For over 50 years, Dave Brubeck has been sitting quietly behind the keys making some of the biggest sounds in jazz. He’s worked with Davis and Evans and played the music of Porter, Gillespie and even Disney. However, much if not most of his best work was with his trusted quartet, backed by the rhythms of drummer Joe Morello and bassist Eugene Wright and balanced by the signature sax lines of Paul Desmond.
On this new collection, some of Brubeck’s most romantic and lovingly-delivered offerings are brought together for a career retrospective with a special angle. Handing "My Romance" over to Desmond after a solo introduction and development, Brubeck takes his own sweet time with "In Your Own Sweet Way," sharing the lead with Desmond’s flugled horn for a west side trip through Sondheim and Bernstein’s "Somewhere." The Brubeck-Desmond original "Audrey" invites the noir-y rhythmic talents of Bob Bates and Joe Dodge, and a previously unreleased session of "You Go To My Head" lets Desmond take five while clarinetist Bill Smith sits in. Though "Like Someone in Love" may be a bit peppy to relax for relaxing by the fire, Desmond’s smooth delivery and a glass of wine make it all right.
Track Listing: 1. My Romance
2. What Is This Thing Called Love?
3. These Foolish Things (Remind Me of You)
4. In Your Own Sweet Way
6. Paloma Azul (The Blue Dove)
8. You Go to My Head [#]
9. Like Someone in Love
10. Besame Mucho
Jazz and the blues--because together this musical brother and sister speak from our nation's days of the current cultural affairs and the authenticity and truth of a place where the rhythms held the pulse and the drums the heartbeat, representing every step closer the meat on the bone
Jazz and the blues--because together this musical brother and sister speak from our nation's days of the current cultural affairs and the authenticity and truth of a place where the rhythms held the pulse and the drums the heartbeat, representing every step closer the meat on the bone. Feet in the dirt, or barefoot on a stage with sequins--it's soul beats in my chest.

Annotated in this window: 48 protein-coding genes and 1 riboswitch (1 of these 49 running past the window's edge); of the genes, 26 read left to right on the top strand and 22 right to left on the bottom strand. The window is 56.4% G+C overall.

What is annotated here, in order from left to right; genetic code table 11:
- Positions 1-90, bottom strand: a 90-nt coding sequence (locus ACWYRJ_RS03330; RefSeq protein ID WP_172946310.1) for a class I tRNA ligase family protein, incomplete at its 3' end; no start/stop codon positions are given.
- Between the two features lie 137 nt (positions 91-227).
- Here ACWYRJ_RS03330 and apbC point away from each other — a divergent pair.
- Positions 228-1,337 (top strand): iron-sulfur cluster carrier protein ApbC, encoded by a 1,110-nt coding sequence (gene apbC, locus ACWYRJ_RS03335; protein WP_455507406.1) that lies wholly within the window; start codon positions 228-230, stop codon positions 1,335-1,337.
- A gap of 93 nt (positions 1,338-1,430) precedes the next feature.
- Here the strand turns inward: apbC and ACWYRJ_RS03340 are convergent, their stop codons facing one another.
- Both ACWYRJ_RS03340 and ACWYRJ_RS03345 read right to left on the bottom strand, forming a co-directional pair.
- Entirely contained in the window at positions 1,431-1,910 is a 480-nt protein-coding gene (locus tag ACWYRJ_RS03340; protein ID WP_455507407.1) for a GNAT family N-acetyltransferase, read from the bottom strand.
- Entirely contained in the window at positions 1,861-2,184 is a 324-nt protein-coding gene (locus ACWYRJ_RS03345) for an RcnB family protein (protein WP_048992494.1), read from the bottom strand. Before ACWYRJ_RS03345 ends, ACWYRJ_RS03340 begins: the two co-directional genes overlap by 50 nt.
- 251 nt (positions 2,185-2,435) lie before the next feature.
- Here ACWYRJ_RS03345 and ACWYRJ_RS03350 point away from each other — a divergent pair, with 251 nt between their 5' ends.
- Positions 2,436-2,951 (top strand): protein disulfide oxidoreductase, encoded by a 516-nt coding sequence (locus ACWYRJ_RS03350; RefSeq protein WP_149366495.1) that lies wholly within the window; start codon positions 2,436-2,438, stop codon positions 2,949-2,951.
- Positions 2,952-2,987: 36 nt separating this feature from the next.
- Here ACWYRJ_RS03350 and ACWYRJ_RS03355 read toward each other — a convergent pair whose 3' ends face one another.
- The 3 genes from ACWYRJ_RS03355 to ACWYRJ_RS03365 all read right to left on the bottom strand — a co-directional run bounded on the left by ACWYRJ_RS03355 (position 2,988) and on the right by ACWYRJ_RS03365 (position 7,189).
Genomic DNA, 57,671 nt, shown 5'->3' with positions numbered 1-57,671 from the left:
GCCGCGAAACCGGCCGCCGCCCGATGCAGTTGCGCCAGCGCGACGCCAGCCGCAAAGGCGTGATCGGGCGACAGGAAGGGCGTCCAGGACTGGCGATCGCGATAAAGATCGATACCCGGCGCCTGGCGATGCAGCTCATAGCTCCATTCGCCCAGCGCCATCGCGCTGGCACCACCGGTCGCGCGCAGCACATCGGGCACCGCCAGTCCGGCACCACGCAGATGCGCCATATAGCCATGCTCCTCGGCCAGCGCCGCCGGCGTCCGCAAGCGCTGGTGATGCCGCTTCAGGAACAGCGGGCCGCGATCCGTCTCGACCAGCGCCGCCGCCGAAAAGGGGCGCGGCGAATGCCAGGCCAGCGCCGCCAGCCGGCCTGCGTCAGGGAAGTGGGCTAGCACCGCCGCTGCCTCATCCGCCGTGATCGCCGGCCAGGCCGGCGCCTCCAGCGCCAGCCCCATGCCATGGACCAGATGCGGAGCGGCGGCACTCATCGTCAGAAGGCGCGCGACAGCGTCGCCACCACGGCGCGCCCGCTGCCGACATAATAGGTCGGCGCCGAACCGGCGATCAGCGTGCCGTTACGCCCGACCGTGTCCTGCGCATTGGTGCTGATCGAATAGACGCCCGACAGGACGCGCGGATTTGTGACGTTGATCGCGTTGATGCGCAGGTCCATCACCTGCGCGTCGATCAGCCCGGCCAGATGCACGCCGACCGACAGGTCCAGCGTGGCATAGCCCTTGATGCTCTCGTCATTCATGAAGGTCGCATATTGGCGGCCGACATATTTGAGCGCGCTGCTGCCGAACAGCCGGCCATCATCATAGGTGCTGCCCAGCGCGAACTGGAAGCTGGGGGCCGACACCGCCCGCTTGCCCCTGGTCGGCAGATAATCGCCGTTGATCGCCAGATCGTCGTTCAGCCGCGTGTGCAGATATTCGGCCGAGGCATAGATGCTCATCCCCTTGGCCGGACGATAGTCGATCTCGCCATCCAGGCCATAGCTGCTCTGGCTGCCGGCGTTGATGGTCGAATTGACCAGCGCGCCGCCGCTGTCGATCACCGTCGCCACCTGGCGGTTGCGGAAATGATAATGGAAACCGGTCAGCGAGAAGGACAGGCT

I was first exposed to jazz while others listened to surf music in the '50s and '60s, it was Monk, Miles, Satchmo and Ella, Rosemary Clooney and Julie London followed. Margaret Whiting, Les McCann, Willie Bobo, Andy Simpkins, Snooky Young, Bill Basie and Helen Humes. The first time I heard Topsy, Take 2, I about passed out at the age of ten.
I've hung with Les McCann who more than 30 years after our first meeting became my duet partner on my CD, Don't Go To Strangers. Karen Hernandez from the start, Jack Le Compte on drums, Lou Shoch on bass, Steve Rawlins as my arranger and pianist, Grant Geissman - guitar genius, Nolan Shaheed, Richard Simon, and more. The big boys. My Red Hot Papas. The best show I ever attended was...
I met Helen Humes first back in 1981 and helped turn one Playboy Jazz Festival night into her tribute, bring the Basie Band to stage, her joy boys. Before she took the stage for the last time to sing, If I could Be With You One Hour Tonight thousands of copies of the newspaper I wrote for carried her story. It was kismet, her being held by Joe Williams backstage. Soon in my life were the great Linda Hopkins who told me I sang the song she wrote better than her, which floored me of course, the energizing Barbara Morrison and the stellar Marilyn Maye who guided me professionally.
My advice to new listeners... let your backbone slip and feel your body stripping back the barriers that prevent us from being one with the music.
Remember none of us are strangers, we just haven't met yet.